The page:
1. early scripts & the spread of Christianity
Uncial script was developed on the Continent before coming to Britain with the spread of Christianity. With some adaptations, it is the script used in the Book of Kells and other famous works of Irish monasticism. Beinecke MS 516 is a fragment of Gregory the Great’s Moralia in Job that was copied in Northumbria sometime between 700 and 750. Gregory wrote this commentary, his longest work, between 578 and 595, and in it he treats the story of Job, God’s faithful servant, whom he allowed to be tormented by Satan. One of Gregory’s first acts when he became pope in 596 was to send Augustine and forty men to Britain to convert the pagan population to Christianity. As part of the conversion effort, Augustine founded several monasteries, two of which — St. Paul at Jarrow and St. Peter at Wearmouth — provided instruction to the young Bede (672/673-735). It is possible, even likely, that Bede read the very manuscript displayed here (Beinecke MS 516).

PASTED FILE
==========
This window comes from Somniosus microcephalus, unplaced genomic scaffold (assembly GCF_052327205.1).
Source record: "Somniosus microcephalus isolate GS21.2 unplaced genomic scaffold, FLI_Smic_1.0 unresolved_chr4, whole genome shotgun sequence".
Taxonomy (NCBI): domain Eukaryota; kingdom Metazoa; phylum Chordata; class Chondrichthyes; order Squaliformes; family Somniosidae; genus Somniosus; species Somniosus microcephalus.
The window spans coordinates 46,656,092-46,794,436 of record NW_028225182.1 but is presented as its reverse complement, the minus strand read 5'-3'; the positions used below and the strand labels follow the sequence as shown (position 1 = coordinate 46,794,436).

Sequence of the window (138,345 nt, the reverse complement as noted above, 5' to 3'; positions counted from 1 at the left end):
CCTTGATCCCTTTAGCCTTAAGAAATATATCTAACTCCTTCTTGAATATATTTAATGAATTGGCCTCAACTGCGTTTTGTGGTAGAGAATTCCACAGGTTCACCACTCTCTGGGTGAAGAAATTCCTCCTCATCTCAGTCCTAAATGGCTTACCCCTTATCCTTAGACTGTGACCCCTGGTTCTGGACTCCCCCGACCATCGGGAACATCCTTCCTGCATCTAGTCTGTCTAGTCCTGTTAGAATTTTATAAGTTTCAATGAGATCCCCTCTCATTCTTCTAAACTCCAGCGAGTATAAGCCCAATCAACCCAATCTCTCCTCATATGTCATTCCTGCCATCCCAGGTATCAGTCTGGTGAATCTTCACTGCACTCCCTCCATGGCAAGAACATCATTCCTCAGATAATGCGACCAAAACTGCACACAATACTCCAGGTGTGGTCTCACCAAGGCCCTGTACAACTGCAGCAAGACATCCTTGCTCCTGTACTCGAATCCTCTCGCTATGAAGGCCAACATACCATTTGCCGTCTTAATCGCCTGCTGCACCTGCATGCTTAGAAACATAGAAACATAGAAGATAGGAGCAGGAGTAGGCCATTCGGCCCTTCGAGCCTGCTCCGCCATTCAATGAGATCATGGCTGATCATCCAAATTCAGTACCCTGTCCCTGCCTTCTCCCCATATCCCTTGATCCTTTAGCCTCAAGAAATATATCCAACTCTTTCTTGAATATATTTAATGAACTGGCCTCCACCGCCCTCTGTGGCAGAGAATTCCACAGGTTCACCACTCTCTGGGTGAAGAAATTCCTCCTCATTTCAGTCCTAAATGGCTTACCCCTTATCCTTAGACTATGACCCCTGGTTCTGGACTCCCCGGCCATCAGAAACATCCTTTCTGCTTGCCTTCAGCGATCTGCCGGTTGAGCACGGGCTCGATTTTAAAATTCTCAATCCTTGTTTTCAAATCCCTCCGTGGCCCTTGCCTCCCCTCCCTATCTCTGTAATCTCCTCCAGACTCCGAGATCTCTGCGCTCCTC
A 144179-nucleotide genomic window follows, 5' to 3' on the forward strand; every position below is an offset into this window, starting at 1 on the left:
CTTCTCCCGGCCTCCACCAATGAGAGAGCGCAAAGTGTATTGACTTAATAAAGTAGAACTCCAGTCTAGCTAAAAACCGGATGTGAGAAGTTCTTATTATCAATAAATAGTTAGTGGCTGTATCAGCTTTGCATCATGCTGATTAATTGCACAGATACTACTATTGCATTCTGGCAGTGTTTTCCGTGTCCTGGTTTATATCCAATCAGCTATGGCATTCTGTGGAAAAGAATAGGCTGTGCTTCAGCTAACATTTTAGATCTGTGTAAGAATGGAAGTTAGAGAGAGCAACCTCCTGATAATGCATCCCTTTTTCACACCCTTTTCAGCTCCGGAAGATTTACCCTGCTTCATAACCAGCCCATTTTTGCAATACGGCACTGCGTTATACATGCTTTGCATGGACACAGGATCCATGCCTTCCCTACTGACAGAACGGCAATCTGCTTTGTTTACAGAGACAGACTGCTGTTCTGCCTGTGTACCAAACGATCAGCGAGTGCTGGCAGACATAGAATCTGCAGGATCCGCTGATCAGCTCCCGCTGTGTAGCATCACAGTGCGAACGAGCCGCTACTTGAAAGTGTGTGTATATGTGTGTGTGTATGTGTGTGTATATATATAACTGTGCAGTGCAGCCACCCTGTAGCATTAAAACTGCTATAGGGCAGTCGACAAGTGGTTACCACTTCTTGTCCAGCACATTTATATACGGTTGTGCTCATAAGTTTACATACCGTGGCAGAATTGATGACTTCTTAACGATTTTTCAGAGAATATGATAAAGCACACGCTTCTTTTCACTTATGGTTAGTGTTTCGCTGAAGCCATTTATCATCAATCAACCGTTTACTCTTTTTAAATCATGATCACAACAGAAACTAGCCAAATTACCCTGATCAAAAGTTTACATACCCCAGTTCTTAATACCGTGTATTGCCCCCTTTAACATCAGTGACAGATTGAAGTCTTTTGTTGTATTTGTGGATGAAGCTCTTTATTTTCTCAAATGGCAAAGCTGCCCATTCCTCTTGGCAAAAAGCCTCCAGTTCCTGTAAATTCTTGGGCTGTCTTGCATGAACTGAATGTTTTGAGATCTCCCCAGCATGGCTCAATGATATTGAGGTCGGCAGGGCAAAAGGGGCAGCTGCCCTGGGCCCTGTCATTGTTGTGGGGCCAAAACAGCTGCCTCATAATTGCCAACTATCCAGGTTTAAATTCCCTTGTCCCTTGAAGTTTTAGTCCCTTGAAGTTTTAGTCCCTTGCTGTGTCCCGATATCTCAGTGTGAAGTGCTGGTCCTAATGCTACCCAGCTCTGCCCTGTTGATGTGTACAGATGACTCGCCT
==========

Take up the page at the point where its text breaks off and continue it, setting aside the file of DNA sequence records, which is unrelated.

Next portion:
By the ninth century, the scribes in Britain had developed their own script called Insular or Anglo-Saxon minuscule, which is the handwriting seen on this fragment copied in Germany. The spread of various scripts mirrors the travels of monks and missionaries: Anglo-Saxons had been travelling to the Continent since at least the eighth century.
The illustration of the monk at his writing desk in the margin of Takamiya MS 43 shows clearly the process of writing in the Middle Ages.